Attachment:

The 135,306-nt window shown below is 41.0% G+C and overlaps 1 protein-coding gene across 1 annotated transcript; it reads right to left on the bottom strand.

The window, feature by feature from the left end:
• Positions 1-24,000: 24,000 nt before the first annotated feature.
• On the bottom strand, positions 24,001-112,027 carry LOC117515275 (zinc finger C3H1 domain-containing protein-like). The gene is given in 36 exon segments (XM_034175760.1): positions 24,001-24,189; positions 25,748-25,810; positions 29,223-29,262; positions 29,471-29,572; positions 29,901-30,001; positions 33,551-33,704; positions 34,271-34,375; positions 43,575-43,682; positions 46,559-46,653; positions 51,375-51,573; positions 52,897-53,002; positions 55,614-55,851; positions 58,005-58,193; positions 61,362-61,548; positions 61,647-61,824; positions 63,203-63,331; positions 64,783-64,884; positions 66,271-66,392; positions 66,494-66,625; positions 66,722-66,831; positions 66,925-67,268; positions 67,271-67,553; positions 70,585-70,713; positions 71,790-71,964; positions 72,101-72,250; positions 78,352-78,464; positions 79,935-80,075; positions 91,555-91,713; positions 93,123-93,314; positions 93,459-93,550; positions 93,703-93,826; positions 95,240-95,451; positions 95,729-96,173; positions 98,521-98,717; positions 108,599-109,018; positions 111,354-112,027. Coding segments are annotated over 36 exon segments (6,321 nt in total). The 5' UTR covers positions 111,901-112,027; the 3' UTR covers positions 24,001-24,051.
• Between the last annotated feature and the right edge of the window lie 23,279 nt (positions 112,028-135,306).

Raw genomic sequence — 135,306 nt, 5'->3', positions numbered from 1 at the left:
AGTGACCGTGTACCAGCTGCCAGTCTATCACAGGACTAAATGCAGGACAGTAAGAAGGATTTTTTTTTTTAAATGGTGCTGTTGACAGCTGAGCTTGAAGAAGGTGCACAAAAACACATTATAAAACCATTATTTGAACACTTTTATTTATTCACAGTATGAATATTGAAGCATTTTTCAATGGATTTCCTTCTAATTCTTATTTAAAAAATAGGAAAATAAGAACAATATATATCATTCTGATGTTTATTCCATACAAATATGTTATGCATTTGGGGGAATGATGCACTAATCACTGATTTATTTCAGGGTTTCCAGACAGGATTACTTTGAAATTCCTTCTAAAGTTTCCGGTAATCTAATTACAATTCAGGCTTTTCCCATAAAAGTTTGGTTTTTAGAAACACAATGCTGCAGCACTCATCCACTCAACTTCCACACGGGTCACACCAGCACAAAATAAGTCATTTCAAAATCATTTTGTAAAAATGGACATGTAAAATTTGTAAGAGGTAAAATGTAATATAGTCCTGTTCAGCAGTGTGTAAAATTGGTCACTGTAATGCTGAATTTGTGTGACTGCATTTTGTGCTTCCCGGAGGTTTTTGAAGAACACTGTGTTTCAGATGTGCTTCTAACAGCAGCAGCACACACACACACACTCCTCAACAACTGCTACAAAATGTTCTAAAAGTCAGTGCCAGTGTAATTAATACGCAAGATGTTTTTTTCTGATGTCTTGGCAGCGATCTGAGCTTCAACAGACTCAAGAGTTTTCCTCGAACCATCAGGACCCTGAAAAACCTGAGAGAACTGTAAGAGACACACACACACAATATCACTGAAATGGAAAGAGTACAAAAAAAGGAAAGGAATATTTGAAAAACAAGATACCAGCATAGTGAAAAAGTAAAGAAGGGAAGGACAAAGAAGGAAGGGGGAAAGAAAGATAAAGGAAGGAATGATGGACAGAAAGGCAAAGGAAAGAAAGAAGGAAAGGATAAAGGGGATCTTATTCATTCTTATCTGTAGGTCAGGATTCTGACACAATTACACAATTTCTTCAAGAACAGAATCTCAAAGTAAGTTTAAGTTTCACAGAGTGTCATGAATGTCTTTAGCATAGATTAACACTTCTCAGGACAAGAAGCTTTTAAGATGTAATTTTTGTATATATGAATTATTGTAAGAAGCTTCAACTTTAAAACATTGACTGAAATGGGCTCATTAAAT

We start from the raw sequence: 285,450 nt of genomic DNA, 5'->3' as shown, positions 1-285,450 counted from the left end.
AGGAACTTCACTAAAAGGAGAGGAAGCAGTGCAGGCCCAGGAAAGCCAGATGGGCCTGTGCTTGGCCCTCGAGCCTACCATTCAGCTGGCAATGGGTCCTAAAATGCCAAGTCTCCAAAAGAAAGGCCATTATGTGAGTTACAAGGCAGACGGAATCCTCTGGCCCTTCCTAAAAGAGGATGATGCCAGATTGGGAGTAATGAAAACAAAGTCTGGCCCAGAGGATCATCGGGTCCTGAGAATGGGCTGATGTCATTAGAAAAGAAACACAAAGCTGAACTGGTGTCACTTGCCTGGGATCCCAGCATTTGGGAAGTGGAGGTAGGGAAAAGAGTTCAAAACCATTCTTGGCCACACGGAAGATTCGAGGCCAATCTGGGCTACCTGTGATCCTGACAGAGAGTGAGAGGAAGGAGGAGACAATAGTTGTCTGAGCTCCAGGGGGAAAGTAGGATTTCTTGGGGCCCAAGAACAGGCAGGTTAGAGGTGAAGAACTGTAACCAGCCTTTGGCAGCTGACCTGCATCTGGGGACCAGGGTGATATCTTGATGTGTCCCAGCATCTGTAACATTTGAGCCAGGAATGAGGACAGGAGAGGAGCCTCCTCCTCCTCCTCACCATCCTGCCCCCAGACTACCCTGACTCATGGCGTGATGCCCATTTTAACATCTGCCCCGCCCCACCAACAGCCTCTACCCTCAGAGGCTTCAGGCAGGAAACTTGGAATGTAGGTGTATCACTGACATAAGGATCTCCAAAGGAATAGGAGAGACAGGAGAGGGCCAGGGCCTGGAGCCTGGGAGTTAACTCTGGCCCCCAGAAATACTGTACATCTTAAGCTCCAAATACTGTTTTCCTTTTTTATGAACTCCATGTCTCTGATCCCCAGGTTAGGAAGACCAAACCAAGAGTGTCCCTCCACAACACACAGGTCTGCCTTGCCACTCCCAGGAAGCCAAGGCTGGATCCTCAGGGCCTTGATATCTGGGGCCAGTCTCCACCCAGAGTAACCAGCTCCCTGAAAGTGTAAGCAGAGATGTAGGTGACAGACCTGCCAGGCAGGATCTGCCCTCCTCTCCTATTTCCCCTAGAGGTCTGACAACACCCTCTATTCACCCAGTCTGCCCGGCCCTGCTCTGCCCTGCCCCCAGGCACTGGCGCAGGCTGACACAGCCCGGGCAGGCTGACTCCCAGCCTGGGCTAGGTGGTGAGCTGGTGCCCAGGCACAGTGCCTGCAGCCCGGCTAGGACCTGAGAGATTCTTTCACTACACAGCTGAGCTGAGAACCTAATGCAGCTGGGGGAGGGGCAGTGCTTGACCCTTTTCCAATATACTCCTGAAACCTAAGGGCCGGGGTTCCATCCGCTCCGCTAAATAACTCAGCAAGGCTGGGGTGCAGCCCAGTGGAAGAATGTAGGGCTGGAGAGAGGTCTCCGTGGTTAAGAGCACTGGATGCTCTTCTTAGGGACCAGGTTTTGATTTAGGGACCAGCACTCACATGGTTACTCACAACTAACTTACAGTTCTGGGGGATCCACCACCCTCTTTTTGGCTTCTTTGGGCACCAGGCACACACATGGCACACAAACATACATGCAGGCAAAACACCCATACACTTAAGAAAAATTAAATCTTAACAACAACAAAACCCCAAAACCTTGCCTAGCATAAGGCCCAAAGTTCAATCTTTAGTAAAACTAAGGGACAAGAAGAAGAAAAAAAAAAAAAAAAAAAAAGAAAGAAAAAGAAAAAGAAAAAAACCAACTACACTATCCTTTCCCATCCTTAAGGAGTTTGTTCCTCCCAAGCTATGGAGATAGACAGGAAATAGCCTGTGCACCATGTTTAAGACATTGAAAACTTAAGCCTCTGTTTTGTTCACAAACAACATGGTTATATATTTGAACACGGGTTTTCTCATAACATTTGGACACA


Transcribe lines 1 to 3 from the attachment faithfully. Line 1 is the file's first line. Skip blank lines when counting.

The 135,306-nt window shown below is 41.0% G+C and overlaps 1 protein-coding gene across 1 annotated transcript; it reads right to left on the bottom strand.

The window, feature by feature from the left end:
• Positions 1-24,000: 24,000 nt before the first annotated feature.